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What to do with a $107.2-million surplus?

The CGC wants grain sector feedback on options, but sending cheques back to farmers is not one of them

The Canadian Grain Commission proposes to cut grain industry user fees 23 per cent to lower its operating surplus of $107.2 million and rising.

The surplus as of Sept. 30, 2016 is almost $45 million more than the $62.5 million CGC projects it needs to operate in 2018-19.

“So with an average volume of 34.4 million tonnes (of grain exported in 2018-19) it will result in savings of a bit over $15 million — 44 cents a tonne,” Remi Gosselin, the CGC’s manager of corporate information services said in an interview.

The CGC is also revamping how it estimates future grain exports to which the fees apply, and wants to set fees using a formula instead of being fixed.

If implemented as proposed, total CGC fees in 2018-19 would average $1.50 a tonne, based on an estimated 34.4 million tonnes of grain exports inspected by the CGC.

However, as things stand, lower fees won’t come into force until April 1, 2018. To reduce them earlier, as demanded by some farm groups, is up to Agriculture Minister Lawrence MacAulay. But as of last week he was non-committal.

“Minister MacAulay looks forward to working together with the grain commissioners to review the feedback received during these consultations and explore possible options to best address the needs of Canadian grain farmers,” an official in his office said.

Although many CGC fees are paid by grain companies, it’s generally thought most of the cost is passed back to farmers.

The CGC’s whopping surplus is a result of underestimating exports and higher user fees.

In 2013 the government ordered the CGC to become self-sufficient. To that end it boosted average user fees by 44 per cent, tripling the cost of ship inspections to $1.60 a tonne and sparking widespread industry criticism.

Details of the fee proposal and the CGC’s ideas for spending the surplus are in the discussion papers it issued Mar. 1 as part of its 60-day consultation with the grain sector. The paper is available on the CGC website.

The CGC says it needs a $36-million fund to cover unforeseen increases in costs or drops in revenue, which would leave a $71.6-million surplus to deal with. The Western Canadian Wheat Growers Association (WCWGA) wants the surplus paid to farmers.

Who would get the money?

Gosselin said the CGC has looked at the possibility of refunds or rebates, but the grain act doesn’t provide for them. And even if it did, the CGC doesn’t know which farmers exported grain or how much.

The CGC wants to end fixed user fees and make them formula based to streamline changes.

“Every time we propose to update fees, the Canada grain regulations have to be updated and we need to consult about the impact of the proposed fee updates and the requirements are exactly the same under the user fees act,” Gosselin said. “The duplication significantly increases the amount of time and resources we must allow for updating our fees.”

The CGC based its 23.3-million grain export estimate for the current five-year fee period from 2013-14 to 2018-19, on a simple 15-year average. But in 2013-14 exports hit 30.4 million, resulting in a $10-million surplus, the CGC consultation document says. Exports were higher the next two years at 37.6 million and 38.4 million tonnes resulting in surpluses of $24.2 million and $26.9 million, respectively.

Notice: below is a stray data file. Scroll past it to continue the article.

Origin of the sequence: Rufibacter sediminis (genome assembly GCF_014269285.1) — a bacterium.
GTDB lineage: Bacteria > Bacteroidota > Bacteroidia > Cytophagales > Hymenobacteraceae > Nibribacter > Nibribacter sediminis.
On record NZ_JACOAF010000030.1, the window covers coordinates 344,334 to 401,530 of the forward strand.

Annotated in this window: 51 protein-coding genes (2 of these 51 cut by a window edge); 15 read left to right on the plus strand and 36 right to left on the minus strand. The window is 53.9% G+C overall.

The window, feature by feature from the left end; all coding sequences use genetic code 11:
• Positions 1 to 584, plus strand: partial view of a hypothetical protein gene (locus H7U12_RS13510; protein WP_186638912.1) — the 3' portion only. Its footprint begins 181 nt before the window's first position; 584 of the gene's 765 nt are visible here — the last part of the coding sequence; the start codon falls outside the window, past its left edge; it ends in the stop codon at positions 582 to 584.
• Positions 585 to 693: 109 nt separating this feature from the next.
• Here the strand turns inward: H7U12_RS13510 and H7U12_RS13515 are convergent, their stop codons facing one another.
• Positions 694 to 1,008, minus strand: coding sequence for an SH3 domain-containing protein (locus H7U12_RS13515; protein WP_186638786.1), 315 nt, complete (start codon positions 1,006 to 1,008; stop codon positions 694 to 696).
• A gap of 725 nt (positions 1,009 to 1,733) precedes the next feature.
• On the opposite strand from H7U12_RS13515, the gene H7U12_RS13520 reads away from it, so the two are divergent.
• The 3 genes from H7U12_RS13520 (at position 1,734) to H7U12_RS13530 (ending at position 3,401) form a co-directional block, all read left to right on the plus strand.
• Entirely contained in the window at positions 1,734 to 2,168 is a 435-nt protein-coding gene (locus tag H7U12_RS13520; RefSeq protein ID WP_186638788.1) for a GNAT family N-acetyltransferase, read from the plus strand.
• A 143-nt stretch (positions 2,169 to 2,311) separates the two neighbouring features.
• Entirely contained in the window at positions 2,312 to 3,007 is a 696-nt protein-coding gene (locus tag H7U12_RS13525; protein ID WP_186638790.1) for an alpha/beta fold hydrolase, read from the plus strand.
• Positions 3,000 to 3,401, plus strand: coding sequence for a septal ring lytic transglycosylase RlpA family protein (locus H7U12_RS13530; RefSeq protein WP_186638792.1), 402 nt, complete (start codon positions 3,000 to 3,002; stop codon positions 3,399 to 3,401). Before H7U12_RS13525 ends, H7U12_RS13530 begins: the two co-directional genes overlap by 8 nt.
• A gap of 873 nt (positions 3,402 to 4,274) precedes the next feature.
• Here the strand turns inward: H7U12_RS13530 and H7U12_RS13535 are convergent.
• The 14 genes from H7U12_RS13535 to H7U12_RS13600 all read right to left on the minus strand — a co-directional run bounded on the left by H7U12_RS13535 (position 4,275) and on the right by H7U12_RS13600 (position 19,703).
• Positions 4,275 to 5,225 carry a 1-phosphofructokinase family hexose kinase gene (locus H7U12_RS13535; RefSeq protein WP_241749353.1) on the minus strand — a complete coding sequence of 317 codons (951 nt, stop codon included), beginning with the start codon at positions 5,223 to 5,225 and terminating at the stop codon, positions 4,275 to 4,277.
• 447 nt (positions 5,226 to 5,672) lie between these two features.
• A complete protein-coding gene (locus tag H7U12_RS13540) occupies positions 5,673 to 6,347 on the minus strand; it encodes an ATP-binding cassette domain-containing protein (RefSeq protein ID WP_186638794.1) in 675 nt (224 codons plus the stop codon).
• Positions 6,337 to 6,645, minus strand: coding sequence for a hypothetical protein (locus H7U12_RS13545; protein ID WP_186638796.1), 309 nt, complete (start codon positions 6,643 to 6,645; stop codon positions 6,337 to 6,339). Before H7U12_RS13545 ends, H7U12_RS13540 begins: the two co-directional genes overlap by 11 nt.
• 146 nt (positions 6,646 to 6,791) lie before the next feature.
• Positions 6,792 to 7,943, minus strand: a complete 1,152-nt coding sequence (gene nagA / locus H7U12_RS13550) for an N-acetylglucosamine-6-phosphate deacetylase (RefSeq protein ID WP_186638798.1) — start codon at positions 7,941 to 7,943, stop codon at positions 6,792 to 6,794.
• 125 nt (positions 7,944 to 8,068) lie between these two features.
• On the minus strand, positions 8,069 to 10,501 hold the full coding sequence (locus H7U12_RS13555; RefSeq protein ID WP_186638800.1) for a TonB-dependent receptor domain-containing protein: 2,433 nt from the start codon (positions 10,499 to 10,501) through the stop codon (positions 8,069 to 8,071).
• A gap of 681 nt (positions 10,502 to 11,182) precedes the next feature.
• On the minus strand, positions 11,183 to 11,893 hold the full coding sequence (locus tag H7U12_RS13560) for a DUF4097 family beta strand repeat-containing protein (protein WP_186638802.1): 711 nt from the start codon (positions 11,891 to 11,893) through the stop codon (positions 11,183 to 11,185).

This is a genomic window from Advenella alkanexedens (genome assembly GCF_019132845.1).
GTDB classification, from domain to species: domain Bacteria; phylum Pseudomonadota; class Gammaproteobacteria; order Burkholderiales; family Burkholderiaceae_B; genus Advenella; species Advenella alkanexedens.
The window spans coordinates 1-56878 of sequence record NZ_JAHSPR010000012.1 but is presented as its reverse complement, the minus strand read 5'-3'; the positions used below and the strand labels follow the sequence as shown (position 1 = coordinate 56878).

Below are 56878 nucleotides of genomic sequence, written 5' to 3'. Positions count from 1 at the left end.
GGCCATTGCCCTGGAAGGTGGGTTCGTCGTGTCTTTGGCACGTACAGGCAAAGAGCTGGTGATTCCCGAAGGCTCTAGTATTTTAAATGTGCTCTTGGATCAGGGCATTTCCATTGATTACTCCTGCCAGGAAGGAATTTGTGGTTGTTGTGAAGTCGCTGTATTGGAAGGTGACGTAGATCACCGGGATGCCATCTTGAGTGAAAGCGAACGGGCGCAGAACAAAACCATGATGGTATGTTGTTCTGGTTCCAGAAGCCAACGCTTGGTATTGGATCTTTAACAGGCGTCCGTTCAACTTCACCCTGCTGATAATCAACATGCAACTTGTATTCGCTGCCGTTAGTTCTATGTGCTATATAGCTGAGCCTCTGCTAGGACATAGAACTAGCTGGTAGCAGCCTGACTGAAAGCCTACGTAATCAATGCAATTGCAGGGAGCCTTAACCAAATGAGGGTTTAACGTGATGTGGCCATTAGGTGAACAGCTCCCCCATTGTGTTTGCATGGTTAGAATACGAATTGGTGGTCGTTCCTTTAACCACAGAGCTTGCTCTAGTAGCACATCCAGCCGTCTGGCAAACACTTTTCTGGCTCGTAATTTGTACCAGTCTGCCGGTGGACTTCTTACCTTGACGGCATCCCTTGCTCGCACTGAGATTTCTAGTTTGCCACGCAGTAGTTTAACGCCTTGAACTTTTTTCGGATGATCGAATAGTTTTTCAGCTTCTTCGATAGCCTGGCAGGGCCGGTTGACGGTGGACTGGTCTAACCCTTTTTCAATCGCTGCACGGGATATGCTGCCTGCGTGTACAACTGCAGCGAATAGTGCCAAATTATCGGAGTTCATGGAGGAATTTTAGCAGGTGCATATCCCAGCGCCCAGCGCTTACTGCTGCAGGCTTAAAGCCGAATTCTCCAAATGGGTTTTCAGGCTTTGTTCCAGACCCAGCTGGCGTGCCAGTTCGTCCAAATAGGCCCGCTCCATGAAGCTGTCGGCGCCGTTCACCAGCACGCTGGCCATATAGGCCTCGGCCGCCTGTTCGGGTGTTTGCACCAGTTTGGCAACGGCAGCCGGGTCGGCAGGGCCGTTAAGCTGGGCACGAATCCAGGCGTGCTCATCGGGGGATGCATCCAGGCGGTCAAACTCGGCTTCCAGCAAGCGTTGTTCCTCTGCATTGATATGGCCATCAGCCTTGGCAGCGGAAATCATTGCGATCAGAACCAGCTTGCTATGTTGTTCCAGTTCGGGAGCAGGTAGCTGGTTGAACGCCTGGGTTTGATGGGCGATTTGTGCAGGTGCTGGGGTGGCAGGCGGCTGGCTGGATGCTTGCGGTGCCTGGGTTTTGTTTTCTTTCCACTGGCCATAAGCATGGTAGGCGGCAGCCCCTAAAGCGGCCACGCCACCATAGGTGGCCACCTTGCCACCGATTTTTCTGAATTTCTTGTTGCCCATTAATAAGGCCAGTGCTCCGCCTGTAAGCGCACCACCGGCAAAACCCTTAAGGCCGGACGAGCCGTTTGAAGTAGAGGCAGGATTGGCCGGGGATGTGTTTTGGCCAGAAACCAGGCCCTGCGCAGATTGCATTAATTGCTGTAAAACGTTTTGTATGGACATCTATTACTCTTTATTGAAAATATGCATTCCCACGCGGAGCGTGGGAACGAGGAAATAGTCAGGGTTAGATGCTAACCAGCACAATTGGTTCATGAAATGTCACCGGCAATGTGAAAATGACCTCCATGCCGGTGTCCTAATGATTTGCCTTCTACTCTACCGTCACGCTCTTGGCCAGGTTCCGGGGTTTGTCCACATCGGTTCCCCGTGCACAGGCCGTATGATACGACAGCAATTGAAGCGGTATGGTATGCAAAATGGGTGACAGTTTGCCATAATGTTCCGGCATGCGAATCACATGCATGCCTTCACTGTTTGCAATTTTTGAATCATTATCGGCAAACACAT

Exports totalling 106.4 million tonnes were 52 per cent more than the CGC’s estimates.

The CGC is now using time series forecasting, Gosselin said.

“It captures non-obvious trends — seasonality and cycles in the data,” he said.

Four options

The CGC can’t spend the surplus without approval from the federal government’s treasury board. And while the CGC is asking the grain sector for ideas, its surplus consultation paper lists four options for some of the money:

  1. A compensation fund to pay farmers when grain companies fail to pay them. The CGC has proposed such a fund be financed by grain companies to replace the current producer protection program based on licensed grain elevators posting security.
  2. A predetermined portion of the surplus could be used to reduce user fees over a set time. For example, the CGC says $25 million could be committed for use during the upcoming 2018-23 user-fee cycle, cutting fees by $5 million per year.
  3. Some of the surplus could be used as a capital investment in science, innovation, infrastructure and laboratory services. The CGC’s facilities are old and inefficient, the CGC consultation paper says.
  4. Some of the money could be used so the CGC can deliver real-time analytical testing at licensed terminal elevators or other locations.

To satisfy grain sales contracts, grain handlers and producers frequently require CGC testing for things such as mycotoxins, pesticides, heavy metals, falling number and genetically modified organisms.

The Keystone Agricultural Producers supports exploring the compensation fund option.

The National Farmers Union is still developing its position, but last week the Manitoba co-ordinator Ian Robson said he’s uneasy about farmers bankrolling what grain companies have traditionally paid for.

The WCWGA has said it wants the surplus returned to farmers. In an email last week executive director Robin Speer said the organization is getting feedback from its members to help prepare a submission to the CGC.

“I believe many members will provide their own individual submission,” Speer wrote.

About the author

Reporter

Allan Dawson is a reporter with the Manitoba Co-operator based near Miami, Man. Covering agriculture since 1980, Dawson has spent most of his career with the Co-operator except for several years with Farmers’ Independent Weekly and before that a Morden-Winkler area radio station.

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